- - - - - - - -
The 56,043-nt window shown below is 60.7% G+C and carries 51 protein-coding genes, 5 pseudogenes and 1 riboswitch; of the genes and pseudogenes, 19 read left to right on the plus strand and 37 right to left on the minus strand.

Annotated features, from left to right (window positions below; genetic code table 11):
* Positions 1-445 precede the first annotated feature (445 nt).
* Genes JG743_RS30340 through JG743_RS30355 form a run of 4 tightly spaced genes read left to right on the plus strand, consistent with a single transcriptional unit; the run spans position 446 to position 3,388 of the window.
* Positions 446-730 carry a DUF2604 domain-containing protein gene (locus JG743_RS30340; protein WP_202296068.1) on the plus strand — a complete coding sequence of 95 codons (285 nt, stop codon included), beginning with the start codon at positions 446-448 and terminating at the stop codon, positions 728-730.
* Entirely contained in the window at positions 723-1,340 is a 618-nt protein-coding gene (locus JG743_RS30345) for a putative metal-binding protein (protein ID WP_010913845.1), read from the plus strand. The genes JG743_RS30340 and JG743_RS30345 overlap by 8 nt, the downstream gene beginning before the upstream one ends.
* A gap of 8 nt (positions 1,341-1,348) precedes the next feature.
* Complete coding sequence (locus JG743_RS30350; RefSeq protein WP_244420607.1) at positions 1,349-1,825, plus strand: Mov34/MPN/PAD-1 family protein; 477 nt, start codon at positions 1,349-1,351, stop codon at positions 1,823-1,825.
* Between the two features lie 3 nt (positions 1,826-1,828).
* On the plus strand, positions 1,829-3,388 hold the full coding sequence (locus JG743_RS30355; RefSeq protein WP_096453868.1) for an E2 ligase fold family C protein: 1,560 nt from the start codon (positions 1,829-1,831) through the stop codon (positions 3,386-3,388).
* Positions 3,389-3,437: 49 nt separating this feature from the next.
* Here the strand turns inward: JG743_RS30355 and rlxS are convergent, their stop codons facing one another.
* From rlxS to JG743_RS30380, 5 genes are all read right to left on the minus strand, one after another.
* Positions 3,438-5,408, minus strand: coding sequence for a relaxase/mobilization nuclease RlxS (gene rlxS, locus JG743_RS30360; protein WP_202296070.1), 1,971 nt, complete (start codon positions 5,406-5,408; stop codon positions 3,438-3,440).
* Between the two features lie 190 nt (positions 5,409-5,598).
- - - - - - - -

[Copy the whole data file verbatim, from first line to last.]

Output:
The 56,043-nt window shown below is 60.7% G+C and carries 51 protein-coding genes, 5 pseudogenes and 1 riboswitch; of the genes and pseudogenes, 19 read left to right on the plus strand and 37 right to left on the minus strand.

Annotated features, from left to right (window positions below; genetic code table 11):
* Positions 1-445 precede the first annotated feature (445 nt).
* Genes JG743_RS30340 through JG743_RS30355 form a run of 4 tightly spaced genes read left to right on the plus strand, consistent with a single transcriptional unit; the run spans position 446 to position 3,388 of the window.
* Positions 446-730 carry a DUF2604 domain-containing protein gene (locus JG743_RS30340; protein WP_202296068.1) on the plus strand — a complete coding sequence of 95 codons (285 nt, stop codon included), beginning with the start codon at positions 446-448 and terminating at the stop codon, positions 728-730.
* Entirely contained in the window at positions 723-1,340 is a 618-nt protein-coding gene (locus JG743_RS30345) for a putative metal-binding protein (protein ID WP_010913845.1), read from the plus strand. The genes JG743_RS30340 and JG743_RS30345 overlap by 8 nt, the downstream gene beginning before the upstream one ends.
* A gap of 8 nt (positions 1,341-1,348) precedes the next feature.
* Complete coding sequence (locus JG743_RS30350; RefSeq protein WP_244420607.1) at positions 1,349-1,825, plus strand: Mov34/MPN/PAD-1 family protein; 477 nt, start codon at positions 1,349-1,351, stop codon at positions 1,823-1,825.
* Between the two features lie 3 nt (positions 1,826-1,828).
* On the plus strand, positions 1,829-3,388 hold the full coding sequence (locus JG743_RS30355; RefSeq protein WP_096453868.1) for an E2 ligase fold family C protein: 1,560 nt from the start codon (positions 1,829-1,831) through the stop codon (positions 3,386-3,388).
* Positions 3,389-3,437: 49 nt separating this feature from the next.
* Here the strand turns inward: JG743_RS30355 and rlxS are convergent, their stop codons facing one another.
* From rlxS to JG743_RS30380, 5 genes are all read right to left on the minus strand, one after another.
* Positions 3,438-5,408, minus strand: coding sequence for a relaxase/mobilization nuclease RlxS (gene rlxS, locus JG743_RS30360; protein WP_202296070.1), 1,971 nt, complete (start codon positions 5,406-5,408; stop codon positions 3,438-3,440).
* Between the two features lie 190 nt (positions 5,409-5,598).